There is no shortage of very strong opinions about children taking psychiatric medications. It seems that every media outlet has something inflammatory to say about psychiatrists who prescribe medications such as stimulants, anti-depressants, and mood stabilizers to children and adolescents. Often, in these news stories, there are very important voices missing – the voices of parents and children whose lives have been dramatically improved because of successful treatment with such medications. This issue is far too complex to boil down to a simple question of whether psychiatric medications should be used with children or not. Every decision to treat a child or adolescent with psychiatric medication requires comprehensive evaluation and consideration of many complex factors.
I am a psychologist, so I do not prescribe medication. I do, however, work very closely with some wonderful child psychiatrists, and I often refer child and adolescent clients to them to determine whether medication would be of benefit. I never do this lightly; I only make such a referral under the following circumstances:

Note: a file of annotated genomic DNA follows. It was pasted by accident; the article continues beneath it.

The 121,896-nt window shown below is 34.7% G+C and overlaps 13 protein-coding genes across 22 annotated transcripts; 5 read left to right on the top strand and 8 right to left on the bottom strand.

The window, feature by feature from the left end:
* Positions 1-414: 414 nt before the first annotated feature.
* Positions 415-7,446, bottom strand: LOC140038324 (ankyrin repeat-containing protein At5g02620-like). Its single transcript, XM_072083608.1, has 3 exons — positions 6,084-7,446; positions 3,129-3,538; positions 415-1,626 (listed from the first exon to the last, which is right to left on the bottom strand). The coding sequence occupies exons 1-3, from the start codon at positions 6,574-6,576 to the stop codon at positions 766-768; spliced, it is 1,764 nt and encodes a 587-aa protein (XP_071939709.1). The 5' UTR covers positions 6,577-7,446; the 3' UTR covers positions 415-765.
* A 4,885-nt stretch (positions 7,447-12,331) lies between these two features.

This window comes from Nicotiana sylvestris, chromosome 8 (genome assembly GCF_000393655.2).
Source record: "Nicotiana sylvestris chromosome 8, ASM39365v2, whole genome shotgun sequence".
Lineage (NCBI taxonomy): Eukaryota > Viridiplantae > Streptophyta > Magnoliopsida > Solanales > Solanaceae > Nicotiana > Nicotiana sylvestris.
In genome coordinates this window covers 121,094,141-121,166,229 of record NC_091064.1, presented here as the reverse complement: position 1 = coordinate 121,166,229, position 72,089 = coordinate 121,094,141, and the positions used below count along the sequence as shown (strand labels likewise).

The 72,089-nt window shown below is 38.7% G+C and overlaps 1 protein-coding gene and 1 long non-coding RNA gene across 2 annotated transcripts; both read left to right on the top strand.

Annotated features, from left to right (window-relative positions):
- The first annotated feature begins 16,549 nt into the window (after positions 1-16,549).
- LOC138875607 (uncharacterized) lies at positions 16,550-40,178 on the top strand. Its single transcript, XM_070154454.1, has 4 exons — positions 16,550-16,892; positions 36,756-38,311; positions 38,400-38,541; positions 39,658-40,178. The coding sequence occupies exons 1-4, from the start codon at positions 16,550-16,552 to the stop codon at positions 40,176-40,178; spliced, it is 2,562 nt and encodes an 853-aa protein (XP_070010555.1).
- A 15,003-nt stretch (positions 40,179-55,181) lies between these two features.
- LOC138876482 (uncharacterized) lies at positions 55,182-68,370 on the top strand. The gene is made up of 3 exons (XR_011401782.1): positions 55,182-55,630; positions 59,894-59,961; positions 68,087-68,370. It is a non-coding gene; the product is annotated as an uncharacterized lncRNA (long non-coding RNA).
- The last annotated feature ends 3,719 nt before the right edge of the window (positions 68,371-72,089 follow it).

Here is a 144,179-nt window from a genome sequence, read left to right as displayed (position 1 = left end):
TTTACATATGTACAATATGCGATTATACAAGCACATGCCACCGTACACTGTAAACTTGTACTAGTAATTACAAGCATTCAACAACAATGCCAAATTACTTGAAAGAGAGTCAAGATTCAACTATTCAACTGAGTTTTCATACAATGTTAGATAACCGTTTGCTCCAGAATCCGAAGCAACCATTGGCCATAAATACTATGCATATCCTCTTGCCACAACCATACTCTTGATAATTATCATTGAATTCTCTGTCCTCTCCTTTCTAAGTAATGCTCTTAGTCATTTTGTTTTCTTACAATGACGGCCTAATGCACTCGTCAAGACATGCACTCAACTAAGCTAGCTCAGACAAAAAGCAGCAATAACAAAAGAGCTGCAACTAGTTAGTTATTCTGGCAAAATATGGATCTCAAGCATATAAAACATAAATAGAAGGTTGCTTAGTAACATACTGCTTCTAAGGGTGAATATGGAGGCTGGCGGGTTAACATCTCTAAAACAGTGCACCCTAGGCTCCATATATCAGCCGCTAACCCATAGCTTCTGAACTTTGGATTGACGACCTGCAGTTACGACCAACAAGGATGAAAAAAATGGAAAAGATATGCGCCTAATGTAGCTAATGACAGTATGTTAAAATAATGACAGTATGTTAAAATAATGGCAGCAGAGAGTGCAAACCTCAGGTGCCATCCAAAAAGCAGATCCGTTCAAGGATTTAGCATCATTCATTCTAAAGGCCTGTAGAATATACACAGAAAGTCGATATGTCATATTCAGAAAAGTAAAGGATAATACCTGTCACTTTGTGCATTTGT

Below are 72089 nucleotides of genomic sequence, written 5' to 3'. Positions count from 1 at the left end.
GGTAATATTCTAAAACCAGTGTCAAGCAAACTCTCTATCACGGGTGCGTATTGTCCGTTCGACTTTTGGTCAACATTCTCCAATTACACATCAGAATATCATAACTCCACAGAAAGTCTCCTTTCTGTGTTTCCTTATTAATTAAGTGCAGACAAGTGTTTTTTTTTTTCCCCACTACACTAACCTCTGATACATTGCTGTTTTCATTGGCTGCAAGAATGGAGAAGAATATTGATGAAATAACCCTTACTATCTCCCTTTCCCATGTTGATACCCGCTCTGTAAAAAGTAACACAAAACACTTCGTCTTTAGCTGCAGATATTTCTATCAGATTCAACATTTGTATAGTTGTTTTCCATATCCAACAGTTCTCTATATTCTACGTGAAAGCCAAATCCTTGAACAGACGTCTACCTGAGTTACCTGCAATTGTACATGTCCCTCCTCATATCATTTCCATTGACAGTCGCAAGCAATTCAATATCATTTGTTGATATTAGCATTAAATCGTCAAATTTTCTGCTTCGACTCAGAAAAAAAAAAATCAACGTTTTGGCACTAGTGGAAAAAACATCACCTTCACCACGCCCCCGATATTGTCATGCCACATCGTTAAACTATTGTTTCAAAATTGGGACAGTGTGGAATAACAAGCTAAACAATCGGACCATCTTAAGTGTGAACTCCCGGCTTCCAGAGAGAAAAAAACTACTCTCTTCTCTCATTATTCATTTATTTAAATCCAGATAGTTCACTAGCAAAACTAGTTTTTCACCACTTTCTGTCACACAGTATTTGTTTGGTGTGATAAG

- A child’s symptoms are creating significant interference with one or more important areas of functioning such as academic, social, or behavioral as in the example of a high school junior experiencing frequent panic attacks that make it very difficult for her to be in school
- A child is experiencing psychotic symptoms such as in the example of a young adolescent who hears voices commanding him to harm himself or others
- A child is experiencing a moderate to severe episode of mood disturbance with suicidal thoughts or behaviors such as in the example of a middle-schooler who is so depressed she cannot concentrate, is sleeping 14 hours a day, expresses feelings of hopelessness, and frequently thinks about swallowing a handful of pills from her parents’ medicine cabinet
- A child with less severe symptoms than those in the earlier examples has not experienced meaningful improvement after a course of therapy lasting 4-6 months such as in the example of a ninth grader with Social Anxiety Disorder who has not been able to make any friends after a full semester in a new school despite weekly cognitive-behavioral therapy